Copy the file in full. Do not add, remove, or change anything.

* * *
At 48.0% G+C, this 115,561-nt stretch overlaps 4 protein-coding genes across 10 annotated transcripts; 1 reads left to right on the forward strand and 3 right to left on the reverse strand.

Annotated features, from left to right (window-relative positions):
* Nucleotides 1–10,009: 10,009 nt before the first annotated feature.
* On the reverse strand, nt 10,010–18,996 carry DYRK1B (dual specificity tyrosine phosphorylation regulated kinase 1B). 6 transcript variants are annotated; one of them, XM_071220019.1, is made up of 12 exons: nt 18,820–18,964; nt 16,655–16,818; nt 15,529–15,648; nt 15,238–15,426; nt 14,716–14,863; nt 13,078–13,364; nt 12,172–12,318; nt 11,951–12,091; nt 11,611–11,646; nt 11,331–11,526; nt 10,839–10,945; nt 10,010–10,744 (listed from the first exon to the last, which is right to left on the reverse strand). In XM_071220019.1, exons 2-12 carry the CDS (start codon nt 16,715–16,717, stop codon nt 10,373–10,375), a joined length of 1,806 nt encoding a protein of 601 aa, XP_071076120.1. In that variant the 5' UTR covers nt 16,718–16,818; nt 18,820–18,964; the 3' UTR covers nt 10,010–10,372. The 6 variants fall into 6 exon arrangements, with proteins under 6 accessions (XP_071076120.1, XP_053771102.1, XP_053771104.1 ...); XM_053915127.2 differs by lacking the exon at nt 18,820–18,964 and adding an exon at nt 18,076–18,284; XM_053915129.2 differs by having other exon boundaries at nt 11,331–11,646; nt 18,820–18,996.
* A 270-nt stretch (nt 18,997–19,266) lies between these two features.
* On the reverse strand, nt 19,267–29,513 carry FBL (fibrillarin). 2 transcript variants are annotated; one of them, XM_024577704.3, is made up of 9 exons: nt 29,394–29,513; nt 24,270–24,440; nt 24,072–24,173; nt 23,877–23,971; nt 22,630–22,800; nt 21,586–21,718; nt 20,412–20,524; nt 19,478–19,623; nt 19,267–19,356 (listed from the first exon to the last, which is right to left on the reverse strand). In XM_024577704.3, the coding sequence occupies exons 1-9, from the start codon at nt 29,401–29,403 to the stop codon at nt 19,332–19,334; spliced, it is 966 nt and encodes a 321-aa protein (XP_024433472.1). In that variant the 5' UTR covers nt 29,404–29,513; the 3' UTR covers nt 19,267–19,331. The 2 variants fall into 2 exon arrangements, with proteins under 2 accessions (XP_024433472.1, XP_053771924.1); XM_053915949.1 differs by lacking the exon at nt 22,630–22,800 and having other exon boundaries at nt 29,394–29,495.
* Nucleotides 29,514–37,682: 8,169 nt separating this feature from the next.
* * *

At 48.0% G+C, this 115,561-nt stretch overlaps 4 protein-coding genes across 10 annotated transcripts; 1 reads left to right on the forward strand and 3 right to left on the reverse strand.

Annotated features, from left to right (window-relative positions):
* Nucleotides 1–10,009: 10,009 nt before the first annotated feature.
* On the reverse strand, nt 10,010–18,996 carry DYRK1B (dual specificity tyrosine phosphorylation regulated kinase 1B). 6 transcript variants are annotated; one of them, XM_071220019.1, is made up of 12 exons: nt 18,820–18,964; nt 16,655–16,818; nt 15,529–15,648; nt 15,238–15,426; nt 14,716–14,863; nt 13,078–13,364; nt 12,172–12,318; nt 11,951–12,091; nt 11,611–11,646; nt 11,331–11,526; nt 10,839–10,945; nt 10,010–10,744 (listed from the first exon to the last, which is right to left on the reverse strand). In XM_071220019.1, exons 2-12 carry the CDS (start codon nt 16,715–16,717, stop codon nt 10,373–10,375), a joined length of 1,806 nt encoding a protein of 601 aa, XP_071076120.1. In that variant the 5' UTR covers nt 16,718–16,818; nt 18,820–18,964; the 3' UTR covers nt 10,010–10,372. The 6 variants fall into 6 exon arrangements, with proteins under 6 accessions (XP_071076120.1, XP_053771102.1, XP_053771104.1 ...); XM_053915127.2 differs by lacking the exon at nt 18,820–18,964 and adding an exon at nt 18,076–18,284; XM_053915129.2 differs by having other exon boundaries at nt 11,331–11,646; nt 18,820–18,996.
* A 270-nt stretch (nt 18,997–19,266) lies between these two features.
* On the reverse strand, nt 19,267–29,513 carry FBL (fibrillarin). 2 transcript variants are annotated; one of them, XM_024577704.3, is made up of 9 exons: nt 29,394–29,513; nt 24,270–24,440; nt 24,072–24,173; nt 23,877–23,971; nt 22,630–22,800; nt 21,586–21,718; nt 20,412–20,524; nt 19,478–19,623; nt 19,267–19,356 (listed from the first exon to the last, which is right to left on the reverse strand). In XM_024577704.3, the coding sequence occupies exons 1-9, from the start codon at nt 29,401–29,403 to the stop codon at nt 19,332–19,334; spliced, it is 966 nt and encodes a 321-aa protein (XP_024433472.1). In that variant the 5' UTR covers nt 29,404–29,513; the 3' UTR covers nt 19,267–19,331. The 2 variants fall into 2 exon arrangements, with proteins under 2 accessions (XP_024433472.1, XP_053771924.1); XM_053915949.1 differs by lacking the exon at nt 22,630–22,800 and having other exon boundaries at nt 29,394–29,495.
* Nucleotides 29,514–37,682: 8,169 nt separating this feature from the next.